Clearly the material on Protocol was better than Anderson had had before, but there was also an obvious change in his approach to the disc – an increased comfort in driving the music where he wanted vocally – and it resulted in a great ride for listeners. Unfortunately, the album never received the promotion or attention it deserved, as for most popular music fans the introduction to Carl Anderson occurred a year later on the inferior "Friends and Lovers" duet with Gloria Loring and the accompanying slapped-together album. But Protocol did set the stage for the future direction Anderson would take with his career and several strong subsequent recordings over the next decade on MCA and GRP Records [the albums An Act of Love (1988), Pieces of a Heart (1990), Fantasy Hotel (1992), Heavy Weather / Sunlight Again (1994) and Why We Are Here (1997)].

Kudos to the gang at FunkyTownGrooves for reissuing this hidden gem of an album (with bonus cuts to boot [including the awesome "Light Me"). Protocol sounds as good [today] as it did a quarter century ago. It was a welcome addition to the soul world back then but, more than anything, Protocol answered the question that so many had been asking after Carl Anderson's first two album misfires: it showed that Carl Anderson really was a unique talent who could move beyond his Jesus Christ Superstar coming out party to become one of the most enjoyable male vocalists of his era.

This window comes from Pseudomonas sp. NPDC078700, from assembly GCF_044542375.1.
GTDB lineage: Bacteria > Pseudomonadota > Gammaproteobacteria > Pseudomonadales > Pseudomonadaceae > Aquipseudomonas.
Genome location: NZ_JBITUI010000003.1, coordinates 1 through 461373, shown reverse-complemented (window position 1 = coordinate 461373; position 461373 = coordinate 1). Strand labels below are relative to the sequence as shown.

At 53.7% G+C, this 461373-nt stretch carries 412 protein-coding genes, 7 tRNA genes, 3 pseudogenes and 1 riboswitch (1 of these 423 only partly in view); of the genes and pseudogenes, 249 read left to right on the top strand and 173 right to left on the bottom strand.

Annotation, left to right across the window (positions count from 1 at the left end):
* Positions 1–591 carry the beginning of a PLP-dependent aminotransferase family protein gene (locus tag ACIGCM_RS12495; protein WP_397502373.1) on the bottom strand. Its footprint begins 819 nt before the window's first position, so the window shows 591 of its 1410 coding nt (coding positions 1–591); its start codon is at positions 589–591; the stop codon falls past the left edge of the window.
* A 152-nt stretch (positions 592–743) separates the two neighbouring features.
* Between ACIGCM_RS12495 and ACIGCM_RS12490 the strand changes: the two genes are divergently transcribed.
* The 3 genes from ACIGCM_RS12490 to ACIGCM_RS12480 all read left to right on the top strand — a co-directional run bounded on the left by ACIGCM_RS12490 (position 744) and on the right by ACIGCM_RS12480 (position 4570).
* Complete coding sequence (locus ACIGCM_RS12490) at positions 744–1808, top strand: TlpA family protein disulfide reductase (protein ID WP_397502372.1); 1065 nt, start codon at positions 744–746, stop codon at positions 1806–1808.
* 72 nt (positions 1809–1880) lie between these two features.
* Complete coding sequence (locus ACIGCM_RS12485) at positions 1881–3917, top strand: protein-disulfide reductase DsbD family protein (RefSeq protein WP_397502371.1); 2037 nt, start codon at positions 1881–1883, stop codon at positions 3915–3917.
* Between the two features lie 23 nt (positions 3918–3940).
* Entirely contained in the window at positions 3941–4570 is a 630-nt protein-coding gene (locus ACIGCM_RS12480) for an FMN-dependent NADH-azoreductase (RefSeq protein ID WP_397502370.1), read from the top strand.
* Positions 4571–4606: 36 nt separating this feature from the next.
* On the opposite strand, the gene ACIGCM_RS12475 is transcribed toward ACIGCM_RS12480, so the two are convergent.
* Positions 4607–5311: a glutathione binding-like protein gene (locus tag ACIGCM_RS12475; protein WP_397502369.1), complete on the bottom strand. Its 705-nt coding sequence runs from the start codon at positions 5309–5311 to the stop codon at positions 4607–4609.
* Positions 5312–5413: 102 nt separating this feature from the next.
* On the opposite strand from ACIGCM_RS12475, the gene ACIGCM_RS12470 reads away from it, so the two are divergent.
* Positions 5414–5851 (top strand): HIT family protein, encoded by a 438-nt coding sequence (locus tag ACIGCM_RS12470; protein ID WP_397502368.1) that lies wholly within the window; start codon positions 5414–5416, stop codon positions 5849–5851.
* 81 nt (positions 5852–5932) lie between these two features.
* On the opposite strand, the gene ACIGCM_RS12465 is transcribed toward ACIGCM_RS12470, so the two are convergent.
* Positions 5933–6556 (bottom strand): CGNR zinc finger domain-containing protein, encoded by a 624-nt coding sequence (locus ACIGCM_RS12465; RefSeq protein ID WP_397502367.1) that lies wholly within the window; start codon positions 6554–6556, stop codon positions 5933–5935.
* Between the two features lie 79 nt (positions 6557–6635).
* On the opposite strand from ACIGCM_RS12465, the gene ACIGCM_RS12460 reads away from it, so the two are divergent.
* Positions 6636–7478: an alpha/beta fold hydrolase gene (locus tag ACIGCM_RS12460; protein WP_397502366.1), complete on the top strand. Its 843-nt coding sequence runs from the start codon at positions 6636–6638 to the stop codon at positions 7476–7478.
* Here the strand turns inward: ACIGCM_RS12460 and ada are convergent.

– Chris Rizik




For more of Carl Anderson at The Wild Reed, see:
Carl Anderson
Revisiting a Groovy Jesus (and a Dysfunctional Theology)

Related Off-site Links:
Carl Anderson – Jazz Legend: The Official Website
Carl Anderson Memorial Page
Carl Anderson at AllMusic.com – Ron Wynn (AllMusic.com).
Carl Anderson Biography – Chris Rizik (Soul Tracks).
Carl Anderson, Superstar's Judas on Stage and Screen, Dead at 58 – Kenneth Jones (Playbill, February 24, 2004).
Obituary: Carl Anderson, 58; Actor Played Judas in Jesus Christ Superstar – Elaine Woo (Los Angeles Times, February 25, 2004).
Obituary: Carl Anderson, 58, Judas in Rock Opera – Reuters via The New York Times (February 27, 2004).
Carl Anderson Brought Judas to Life – Hank Stuever (Washington Post via Los Angeles Times, March 2, 2004).

Previous featured artists at The Wild Reed:
Dusty Springfield | David Bowie | Kate Bush | Maxwell | Buffy Sainte-Marie | Prince | Frank Ocean | Maria Callas | Loreena McKennitt | Rosanne Cash | Petula Clark | Wendy Matthews | Darren Hayes | Jenny Morris | Gil Scott-Heron | Shirley Bassey | Rufus Wainwright | Kiki Dee | Suede | Marianne Faithfull | Dionne Warwick | Sam Sparro | Wanda Jackson | Engelbert Humperdinck | Pink Floyd | Carl Anderson | The Church | Enrique Iglesias | Yvonne Elliman | Lenny Kravitz | Helen Reddy | Stephen Gately | Judith Durham | Nat King Cole | Emmylou Harris | Bobbie Gentry | Russell Elliot | BØRNS | Hozier | Enigma | Moby (featuring the Banks Brothers) | Cat Stevens | Chrissy Amphlett | Jon Stevens | Nada Surf | Tom Goss (featuring Matt Alber) | Autoheart | Scissor Sisters | Mavis Staples | Claude Chalhoub | Cass Elliot | Duffy | The Cruel Sea | Wall of Voodoo | Loretta Lynn and Jack White | Foo Fighters | 1927 | Kate Ceberano | Tee Set | Joan Baez | Wet, Wet, Wet | Stephen “Tin Tin” Duffy | Fleetwood Mac | Jane Clifton | Australian Crawl | Pet Shop Boys | Marty Rhone | Josef Salvat | Kiki Dee and Carmelo Luggeri | Aquilo | The Breeders | Tony Enos | Tupac Shakur | Nakhane Touré | Al Green | Donald Glover/Childish Gambino | Josh Garrels | Stromae